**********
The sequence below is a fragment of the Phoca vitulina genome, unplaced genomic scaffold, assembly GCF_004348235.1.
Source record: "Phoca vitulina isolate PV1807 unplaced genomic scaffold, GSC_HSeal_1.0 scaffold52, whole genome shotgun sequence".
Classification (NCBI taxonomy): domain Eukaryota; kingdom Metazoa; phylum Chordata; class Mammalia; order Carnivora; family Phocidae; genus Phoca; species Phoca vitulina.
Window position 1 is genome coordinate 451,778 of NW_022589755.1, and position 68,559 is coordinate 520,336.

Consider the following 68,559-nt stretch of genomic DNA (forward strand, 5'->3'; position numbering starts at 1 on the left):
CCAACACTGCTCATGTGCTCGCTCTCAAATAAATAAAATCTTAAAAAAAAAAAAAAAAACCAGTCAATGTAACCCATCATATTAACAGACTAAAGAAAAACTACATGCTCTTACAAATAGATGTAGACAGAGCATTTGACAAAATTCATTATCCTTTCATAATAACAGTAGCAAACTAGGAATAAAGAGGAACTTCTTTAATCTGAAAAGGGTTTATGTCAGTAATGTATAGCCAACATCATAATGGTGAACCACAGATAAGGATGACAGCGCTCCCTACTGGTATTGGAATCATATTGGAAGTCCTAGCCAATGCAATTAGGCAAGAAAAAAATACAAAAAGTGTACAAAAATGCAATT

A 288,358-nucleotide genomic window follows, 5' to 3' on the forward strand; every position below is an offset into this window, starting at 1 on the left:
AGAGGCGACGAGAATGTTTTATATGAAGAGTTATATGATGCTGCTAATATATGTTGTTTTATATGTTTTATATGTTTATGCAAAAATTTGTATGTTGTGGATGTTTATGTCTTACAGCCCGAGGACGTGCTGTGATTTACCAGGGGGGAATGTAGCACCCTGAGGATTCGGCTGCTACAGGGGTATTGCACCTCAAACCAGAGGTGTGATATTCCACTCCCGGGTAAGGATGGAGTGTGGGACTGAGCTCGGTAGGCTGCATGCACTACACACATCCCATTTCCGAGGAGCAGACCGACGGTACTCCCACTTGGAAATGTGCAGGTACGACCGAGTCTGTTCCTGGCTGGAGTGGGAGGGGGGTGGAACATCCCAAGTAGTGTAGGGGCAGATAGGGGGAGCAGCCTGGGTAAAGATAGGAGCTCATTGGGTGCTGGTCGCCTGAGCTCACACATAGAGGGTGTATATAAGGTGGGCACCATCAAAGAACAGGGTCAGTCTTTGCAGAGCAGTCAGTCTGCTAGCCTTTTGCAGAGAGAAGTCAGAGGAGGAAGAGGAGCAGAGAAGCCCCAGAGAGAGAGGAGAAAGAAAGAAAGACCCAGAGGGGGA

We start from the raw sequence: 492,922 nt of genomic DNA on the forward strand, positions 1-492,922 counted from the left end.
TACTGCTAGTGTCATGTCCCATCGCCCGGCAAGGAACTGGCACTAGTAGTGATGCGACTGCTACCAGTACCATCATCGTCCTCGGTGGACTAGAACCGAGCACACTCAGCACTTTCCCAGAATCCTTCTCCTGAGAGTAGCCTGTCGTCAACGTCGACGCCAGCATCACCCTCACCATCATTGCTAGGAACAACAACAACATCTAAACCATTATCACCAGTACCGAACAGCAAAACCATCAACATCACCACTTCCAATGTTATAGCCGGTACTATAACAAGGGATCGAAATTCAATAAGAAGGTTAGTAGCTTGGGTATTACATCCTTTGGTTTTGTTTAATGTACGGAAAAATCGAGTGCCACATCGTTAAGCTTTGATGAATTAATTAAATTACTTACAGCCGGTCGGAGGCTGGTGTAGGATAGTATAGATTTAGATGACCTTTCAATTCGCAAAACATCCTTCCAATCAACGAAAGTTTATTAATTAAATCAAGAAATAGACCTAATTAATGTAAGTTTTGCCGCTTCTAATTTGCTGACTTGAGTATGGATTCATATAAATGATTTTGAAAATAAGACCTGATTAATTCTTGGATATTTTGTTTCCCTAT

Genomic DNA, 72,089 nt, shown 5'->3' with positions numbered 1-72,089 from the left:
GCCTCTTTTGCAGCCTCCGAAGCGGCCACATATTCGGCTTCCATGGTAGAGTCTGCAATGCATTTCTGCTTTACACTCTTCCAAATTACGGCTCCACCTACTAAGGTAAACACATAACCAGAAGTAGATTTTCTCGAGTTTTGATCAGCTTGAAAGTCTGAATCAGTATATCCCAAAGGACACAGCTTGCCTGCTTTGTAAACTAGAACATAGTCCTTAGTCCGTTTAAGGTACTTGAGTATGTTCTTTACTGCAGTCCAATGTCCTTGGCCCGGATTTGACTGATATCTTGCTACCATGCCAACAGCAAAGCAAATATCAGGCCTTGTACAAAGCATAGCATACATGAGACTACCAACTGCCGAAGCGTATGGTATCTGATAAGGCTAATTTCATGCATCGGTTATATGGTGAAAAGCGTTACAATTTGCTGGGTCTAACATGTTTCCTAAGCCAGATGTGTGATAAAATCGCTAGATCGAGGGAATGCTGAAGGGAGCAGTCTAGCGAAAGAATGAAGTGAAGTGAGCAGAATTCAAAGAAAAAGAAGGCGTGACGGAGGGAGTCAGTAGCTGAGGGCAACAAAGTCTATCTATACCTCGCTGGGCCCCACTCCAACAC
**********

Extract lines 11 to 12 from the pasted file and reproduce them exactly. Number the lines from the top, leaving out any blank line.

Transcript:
Genomic DNA, 72,089 nt, shown 5'->3' with positions numbered 1-72,089 from the left:
GCCTCTTTTGCAGCCTCCGAAGCGGCCACATATTCGGCTTCCATGGTAGAGTCTGCAATGCATTTCTGCTTTACACTCTTCCAAATTACGGCTCCACCTACTAAGGTAAACACATAACCAGAAGTAGATTTTCTCGAGTTTTGATCAGCTTGAAAGTCTGAATCAGTATATCCCAAAGGACACAGCTTGCCTGCTTTGTAAACTAGAACATAGTCCTTAGTCCGTTTAAGGTACTTGAGTATGTTCTTTACTGCAGTCCAATGTCCTTGGCCCGGATTTGACTGATATCTTGCTACCATGCCAACAGCAAAGCAAATATCAGGCCTTGTACAAAGCATAGCATACATGAGACTACCAACTGCCGAAGCGTATGGTATCTGATAAGGCTAATTTCATGCATCGGTTATATGGTGAAAAGCGTTACAATTTGCTGGGTCTAACATGTTTCCTAAGCCAGATGTGTGATAAAATCGCTAGATCGAGGGAATGCTGAAGGGAGCAGTCTAGCGAAAGAATGAAGTGAAGTGAGCAGAATTCAAAGAAAAAGAAGGCGTGACGGAGGGAGTCAGTAGCTGAGGGCAACAAAGTCTATCTATACCTCGCTGGGCCCCACTCCAACAC